He had the audacity to question whether the right of free speech comes with a responsibility on the part of both the speaker and the listener, and got hammered for it. In other words, he took on “political correctness” and in what may be one of the grandest moments of self-reinforcing demonstration, got spanked by the very movement he sought to critique. Continue reading
The radical Islam movement shares some things in common with the radical Reactionaries in America. Among them is the promotion of fear as a way to both unify and discipline those who would nominally identify superficially with their cause.
To-wit, let me bring in Juan Cole:
A couple of studies floated to the surface last year in the debate about ammosexuality that I found interesting, not so much for what they concluded — we all sort of knew this stuff instinctually — but for the implicit underlying meaning when you put two and two together
This past year has been one of so many developments in American culture that it would be hard to pick any one thing as a signal event in the course of our nation.
From the full implementation of the surprisingly effective Obamacare to the grand jury decisions in New York and Ferguson, MO, with stopovers at the broad expansion of marriage equality and Ebola outbreaks both in Africa and here, there’s a lot to mull over, a lot that will move forward with us into the new year and beyond.
You work for the only business of any substance in town. You make a nice income.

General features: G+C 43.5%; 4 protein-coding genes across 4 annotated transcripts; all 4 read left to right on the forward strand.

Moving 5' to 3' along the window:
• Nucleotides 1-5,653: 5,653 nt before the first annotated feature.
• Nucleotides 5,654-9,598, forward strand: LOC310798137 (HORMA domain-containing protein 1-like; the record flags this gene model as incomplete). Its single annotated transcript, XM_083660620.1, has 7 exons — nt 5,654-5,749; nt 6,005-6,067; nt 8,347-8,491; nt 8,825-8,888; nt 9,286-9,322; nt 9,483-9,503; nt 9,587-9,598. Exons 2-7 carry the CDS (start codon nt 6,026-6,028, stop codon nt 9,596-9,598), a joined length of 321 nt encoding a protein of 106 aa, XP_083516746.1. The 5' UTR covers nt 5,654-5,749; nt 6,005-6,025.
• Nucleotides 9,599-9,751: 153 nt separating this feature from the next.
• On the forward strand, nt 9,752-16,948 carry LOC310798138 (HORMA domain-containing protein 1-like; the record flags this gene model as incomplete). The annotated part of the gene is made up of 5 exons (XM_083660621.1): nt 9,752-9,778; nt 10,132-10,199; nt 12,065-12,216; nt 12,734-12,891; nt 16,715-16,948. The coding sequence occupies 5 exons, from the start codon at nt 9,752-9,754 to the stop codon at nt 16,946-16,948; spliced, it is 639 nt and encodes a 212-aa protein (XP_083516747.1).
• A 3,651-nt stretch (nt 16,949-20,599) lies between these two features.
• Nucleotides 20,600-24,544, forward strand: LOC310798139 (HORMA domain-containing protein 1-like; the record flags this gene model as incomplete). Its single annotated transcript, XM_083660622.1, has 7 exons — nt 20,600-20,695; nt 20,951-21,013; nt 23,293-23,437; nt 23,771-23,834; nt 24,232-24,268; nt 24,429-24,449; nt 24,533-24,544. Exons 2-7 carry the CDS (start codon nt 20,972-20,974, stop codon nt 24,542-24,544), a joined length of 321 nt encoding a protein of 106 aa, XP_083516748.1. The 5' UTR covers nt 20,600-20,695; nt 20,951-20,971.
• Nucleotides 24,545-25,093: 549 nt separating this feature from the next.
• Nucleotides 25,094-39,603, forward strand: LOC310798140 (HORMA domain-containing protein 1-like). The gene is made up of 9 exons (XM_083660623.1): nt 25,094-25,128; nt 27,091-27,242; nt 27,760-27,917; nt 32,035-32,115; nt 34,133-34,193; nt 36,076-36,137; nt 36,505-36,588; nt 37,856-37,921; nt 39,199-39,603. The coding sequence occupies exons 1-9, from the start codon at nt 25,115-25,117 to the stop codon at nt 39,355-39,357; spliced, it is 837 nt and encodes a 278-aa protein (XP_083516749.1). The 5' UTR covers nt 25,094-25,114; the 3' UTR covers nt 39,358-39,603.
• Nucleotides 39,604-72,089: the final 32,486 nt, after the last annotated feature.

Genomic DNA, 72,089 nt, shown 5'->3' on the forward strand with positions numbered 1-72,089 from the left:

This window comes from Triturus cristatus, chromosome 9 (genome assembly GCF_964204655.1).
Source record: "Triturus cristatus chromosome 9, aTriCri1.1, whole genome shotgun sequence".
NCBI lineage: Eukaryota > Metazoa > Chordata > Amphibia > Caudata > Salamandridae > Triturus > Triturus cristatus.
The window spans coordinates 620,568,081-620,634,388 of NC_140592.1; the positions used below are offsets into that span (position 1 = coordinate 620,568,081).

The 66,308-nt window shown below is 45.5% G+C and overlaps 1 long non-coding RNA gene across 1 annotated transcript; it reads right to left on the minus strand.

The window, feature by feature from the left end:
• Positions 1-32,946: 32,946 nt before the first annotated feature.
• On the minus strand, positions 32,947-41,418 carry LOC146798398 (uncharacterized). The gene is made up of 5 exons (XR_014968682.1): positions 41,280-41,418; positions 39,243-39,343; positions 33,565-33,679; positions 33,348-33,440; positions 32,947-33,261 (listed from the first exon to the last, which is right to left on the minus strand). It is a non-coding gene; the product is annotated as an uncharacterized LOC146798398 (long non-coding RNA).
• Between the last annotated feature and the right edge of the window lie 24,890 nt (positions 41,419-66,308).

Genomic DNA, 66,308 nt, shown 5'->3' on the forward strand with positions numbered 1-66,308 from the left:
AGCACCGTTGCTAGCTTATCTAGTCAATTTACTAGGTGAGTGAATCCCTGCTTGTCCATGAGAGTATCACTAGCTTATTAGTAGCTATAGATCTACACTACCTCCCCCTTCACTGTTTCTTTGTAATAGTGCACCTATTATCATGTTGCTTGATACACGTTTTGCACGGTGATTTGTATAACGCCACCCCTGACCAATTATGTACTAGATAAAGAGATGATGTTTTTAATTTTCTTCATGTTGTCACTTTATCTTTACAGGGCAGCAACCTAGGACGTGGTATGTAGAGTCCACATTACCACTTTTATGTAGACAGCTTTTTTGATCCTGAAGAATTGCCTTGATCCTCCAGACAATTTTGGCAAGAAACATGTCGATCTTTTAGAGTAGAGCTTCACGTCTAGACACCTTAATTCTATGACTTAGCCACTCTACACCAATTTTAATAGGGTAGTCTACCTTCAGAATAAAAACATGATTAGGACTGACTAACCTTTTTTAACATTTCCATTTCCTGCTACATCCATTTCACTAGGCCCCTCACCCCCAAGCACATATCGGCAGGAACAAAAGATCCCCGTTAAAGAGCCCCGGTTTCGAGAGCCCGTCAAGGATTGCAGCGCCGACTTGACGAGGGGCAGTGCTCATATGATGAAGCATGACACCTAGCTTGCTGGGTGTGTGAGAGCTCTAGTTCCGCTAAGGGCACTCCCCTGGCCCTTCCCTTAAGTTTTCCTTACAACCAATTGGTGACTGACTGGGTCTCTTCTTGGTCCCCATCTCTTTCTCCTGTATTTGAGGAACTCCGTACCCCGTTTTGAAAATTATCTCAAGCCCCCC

As you may know, one of the responses on social media like Twitter and Facebook to the tragic grand jury decisions in the Michael Brown and Eric Garner cases, as well as to the countless stories of police abuse of power specifically against black men and boys, is for white people to contrast the treatment by cops.
The theme is for a white person to post their worst crime that they got away with, then attach the hashtag #CrimingWhileWhite.
For blacks and Latinos, a similar trope of #AliveWhileBlack calls for a person to post the most dangerous encounter with either the cops or a white person that they survived.
I love Bernie Sanders. I want to have his babby.
However, I think he needs to step back from this. His agenda is too easily co-opted by moderates and conservatives. It’s a nice counterculture statement of values, to be sure, but in the current environment completely unworkable.